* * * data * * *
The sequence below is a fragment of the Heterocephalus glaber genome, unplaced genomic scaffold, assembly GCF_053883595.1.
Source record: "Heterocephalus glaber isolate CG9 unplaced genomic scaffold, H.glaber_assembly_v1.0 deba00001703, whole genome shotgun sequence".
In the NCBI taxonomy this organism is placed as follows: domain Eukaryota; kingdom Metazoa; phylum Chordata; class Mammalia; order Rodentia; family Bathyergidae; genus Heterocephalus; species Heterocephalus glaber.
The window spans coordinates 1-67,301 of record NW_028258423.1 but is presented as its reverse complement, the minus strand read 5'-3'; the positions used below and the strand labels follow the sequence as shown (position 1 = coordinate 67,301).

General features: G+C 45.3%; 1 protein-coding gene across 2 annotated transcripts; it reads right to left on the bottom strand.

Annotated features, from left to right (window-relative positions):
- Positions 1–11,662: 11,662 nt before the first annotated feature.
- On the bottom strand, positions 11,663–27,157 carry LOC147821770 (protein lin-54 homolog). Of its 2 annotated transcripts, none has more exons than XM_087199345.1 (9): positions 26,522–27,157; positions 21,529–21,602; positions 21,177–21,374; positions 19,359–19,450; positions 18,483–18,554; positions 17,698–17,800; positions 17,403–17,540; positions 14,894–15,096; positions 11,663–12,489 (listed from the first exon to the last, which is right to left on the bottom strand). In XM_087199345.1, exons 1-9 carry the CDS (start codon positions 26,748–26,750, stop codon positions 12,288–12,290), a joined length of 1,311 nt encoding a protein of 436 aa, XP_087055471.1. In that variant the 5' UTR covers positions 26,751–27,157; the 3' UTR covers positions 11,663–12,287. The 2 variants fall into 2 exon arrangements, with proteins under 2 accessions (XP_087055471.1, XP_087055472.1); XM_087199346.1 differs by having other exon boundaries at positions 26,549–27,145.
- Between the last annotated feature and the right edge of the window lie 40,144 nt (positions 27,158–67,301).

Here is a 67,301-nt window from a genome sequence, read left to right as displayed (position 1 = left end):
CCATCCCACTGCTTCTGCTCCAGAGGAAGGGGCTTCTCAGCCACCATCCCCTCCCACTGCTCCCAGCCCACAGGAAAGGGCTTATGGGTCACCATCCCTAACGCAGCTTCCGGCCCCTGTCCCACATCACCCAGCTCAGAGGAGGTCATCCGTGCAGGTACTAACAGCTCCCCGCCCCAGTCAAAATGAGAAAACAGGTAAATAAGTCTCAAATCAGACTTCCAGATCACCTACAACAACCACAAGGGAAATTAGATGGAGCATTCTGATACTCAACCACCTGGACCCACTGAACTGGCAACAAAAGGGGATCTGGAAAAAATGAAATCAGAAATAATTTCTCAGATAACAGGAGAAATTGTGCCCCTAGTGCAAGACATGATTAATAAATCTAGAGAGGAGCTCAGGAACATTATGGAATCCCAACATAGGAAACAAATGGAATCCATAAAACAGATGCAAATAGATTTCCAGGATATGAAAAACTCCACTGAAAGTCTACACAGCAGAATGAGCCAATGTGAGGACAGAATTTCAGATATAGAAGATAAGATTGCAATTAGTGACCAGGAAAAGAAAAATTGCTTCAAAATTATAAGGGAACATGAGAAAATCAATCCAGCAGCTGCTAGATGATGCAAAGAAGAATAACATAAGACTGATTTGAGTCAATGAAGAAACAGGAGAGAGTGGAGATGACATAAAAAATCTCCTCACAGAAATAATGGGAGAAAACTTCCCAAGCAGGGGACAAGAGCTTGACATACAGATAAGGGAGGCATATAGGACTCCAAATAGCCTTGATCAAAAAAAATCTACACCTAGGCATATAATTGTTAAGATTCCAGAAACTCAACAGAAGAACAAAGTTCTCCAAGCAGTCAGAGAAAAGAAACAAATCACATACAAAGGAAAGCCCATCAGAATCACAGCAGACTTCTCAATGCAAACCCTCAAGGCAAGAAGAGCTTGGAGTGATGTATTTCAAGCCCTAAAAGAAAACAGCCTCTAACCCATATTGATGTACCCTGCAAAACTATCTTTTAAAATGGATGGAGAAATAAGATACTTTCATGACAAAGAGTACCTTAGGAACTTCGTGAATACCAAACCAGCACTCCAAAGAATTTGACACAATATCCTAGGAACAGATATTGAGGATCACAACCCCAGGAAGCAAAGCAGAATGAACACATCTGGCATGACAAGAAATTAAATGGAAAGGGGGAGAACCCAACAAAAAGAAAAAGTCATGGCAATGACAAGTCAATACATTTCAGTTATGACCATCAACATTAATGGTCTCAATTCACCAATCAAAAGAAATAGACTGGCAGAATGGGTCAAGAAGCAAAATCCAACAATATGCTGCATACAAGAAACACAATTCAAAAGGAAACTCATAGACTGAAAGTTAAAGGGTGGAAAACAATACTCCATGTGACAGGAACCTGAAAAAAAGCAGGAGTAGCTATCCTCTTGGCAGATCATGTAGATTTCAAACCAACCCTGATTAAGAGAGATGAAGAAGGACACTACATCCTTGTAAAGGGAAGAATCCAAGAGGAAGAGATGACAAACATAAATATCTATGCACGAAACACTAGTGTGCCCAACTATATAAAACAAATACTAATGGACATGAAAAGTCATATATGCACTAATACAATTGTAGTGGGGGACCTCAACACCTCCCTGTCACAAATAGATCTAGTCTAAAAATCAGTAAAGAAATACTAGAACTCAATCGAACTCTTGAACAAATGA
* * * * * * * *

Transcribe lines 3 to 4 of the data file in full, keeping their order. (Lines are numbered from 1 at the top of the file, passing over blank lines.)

In the NCBI taxonomy this organism is placed as follows: domain Eukaryota; kingdom Metazoa; phylum Chordata; class Mammalia; order Rodentia; family Bathyergidae; genus Heterocephalus; species Heterocephalus glaber.
The window spans coordinates 1-67,301 of record NW_028258423.1 but is presented as its reverse complement, the minus strand read 5'-3'; the positions used below and the strand labels follow the sequence as shown (position 1 = coordinate 67,301).